Sanctuary provides refuge for seekers of peace, consolation

The beautiful 62-acre National Sanctuary of Our Sorrowful Mother in Portland, Ore. — or the “the grotto” — recently celebrated the 90th anniversary of its founding by Servite friar Father Ambrose Mayer (1883-1971), and the 30th anniversary of its designation as a national shrine.

Dec. 30 marked the end of its magnificent Festival of Lights, which draws 60,000 visitors, engages the services of 900 volunteers and features a display of 1 million Christmas lights to celebrate the birth of Our Savior.

A ‘best-kept secret’

Visitors to the grotto can walk down paths through towering Pacific Northwestern fir trees and enjoy hundreds of works of Christian art, beautiful gardens, streams and ponds, and fabulous views of the city. The space is divided into two levels, the upper level 110 feet above the lower, accessible by elevator. Visitors pay $4.50 to ride the elevator to the upper level, which is the only fee required while visiting the grounds. The upper level is also home to a Servite monastery, whose five friars offer daily Mass, hear confessions and lead devotions.

“We’re one of Portland’s best-kept secrets, but we want to change that,” said Jane Tokito, director of development and marketing.

Miraculous beginnings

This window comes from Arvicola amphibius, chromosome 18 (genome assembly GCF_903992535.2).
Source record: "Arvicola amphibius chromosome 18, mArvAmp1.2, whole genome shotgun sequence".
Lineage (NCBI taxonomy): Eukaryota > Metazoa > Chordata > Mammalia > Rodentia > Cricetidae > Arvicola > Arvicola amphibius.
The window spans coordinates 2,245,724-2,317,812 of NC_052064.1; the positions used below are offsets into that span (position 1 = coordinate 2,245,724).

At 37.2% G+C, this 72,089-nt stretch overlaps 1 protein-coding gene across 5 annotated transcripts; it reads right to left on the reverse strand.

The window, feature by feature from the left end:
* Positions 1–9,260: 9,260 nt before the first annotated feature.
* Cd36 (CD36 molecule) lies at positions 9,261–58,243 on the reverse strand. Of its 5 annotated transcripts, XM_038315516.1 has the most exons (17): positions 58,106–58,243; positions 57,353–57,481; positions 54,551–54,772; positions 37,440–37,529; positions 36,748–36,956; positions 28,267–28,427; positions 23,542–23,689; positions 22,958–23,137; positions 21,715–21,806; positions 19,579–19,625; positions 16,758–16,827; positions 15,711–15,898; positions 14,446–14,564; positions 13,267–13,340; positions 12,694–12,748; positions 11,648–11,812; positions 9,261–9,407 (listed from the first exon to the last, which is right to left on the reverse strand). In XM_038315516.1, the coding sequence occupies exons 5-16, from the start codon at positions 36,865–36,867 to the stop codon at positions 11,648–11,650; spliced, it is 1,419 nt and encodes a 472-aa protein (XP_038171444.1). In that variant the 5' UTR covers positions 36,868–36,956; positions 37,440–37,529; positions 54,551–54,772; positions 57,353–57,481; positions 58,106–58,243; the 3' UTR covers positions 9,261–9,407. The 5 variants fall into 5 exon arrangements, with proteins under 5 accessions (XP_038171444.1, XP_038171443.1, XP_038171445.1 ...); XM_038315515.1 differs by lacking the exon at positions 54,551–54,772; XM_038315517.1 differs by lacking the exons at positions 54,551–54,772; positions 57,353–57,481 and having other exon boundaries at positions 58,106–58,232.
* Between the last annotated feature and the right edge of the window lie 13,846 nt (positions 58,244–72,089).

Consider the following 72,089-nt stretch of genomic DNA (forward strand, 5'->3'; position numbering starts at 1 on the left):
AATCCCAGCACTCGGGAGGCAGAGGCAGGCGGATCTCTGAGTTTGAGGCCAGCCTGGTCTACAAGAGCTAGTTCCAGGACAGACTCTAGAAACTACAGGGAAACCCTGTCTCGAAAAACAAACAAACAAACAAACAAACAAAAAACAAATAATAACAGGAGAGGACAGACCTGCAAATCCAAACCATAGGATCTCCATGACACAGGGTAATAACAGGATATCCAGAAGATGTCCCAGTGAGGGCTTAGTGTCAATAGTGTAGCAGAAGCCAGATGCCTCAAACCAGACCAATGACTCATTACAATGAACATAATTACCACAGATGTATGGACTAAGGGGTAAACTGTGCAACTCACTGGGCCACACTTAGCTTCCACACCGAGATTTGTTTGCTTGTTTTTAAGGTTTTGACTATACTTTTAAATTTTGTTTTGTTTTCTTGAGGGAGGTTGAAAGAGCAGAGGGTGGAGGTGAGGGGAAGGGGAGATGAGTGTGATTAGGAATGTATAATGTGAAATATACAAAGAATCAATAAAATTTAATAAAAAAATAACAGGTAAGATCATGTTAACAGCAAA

A Sacred Heart of Jesus statue offers a place for reflection. Photo courtesy of Jim Graves

Though the grotto was founded in 1923, it got its start much earlier. When Ambrose was a boy in Ontario, Canada, in 1892, his mother was in danger of death due to complications related to childbirth. His newborn sister was not expected to live either. The 9-year-old begged the Blessed Mother to intercede for their survival, and he promised to do a great work for her in return. Both mother and baby survived.

Ambrose soon joined the Servite friars and was sent to serve as a priest first in Vancouver, then in Portland. When a 62-acre site owned by the Union Pacific Railroad Company came up for sale, Father Ambrose realized how he could fulfill his promise to the Blessed Mother. He would buy it and build a shrine in her honor.

With the special apostolic blessing of Pope Pius XI, the property was purchased. In the aftermath of World War I and a worldwide flu epidemic that killed millions, Portland Archbishop Alexander Christie declared at its dedication: “Let this be a sanctuary of peace for all peoples of the Earth and surely in this day a sanctuary is needed. Torn with differences, strife and grief, the world needs sanctuary where the human spirit can seek peace and consolation.”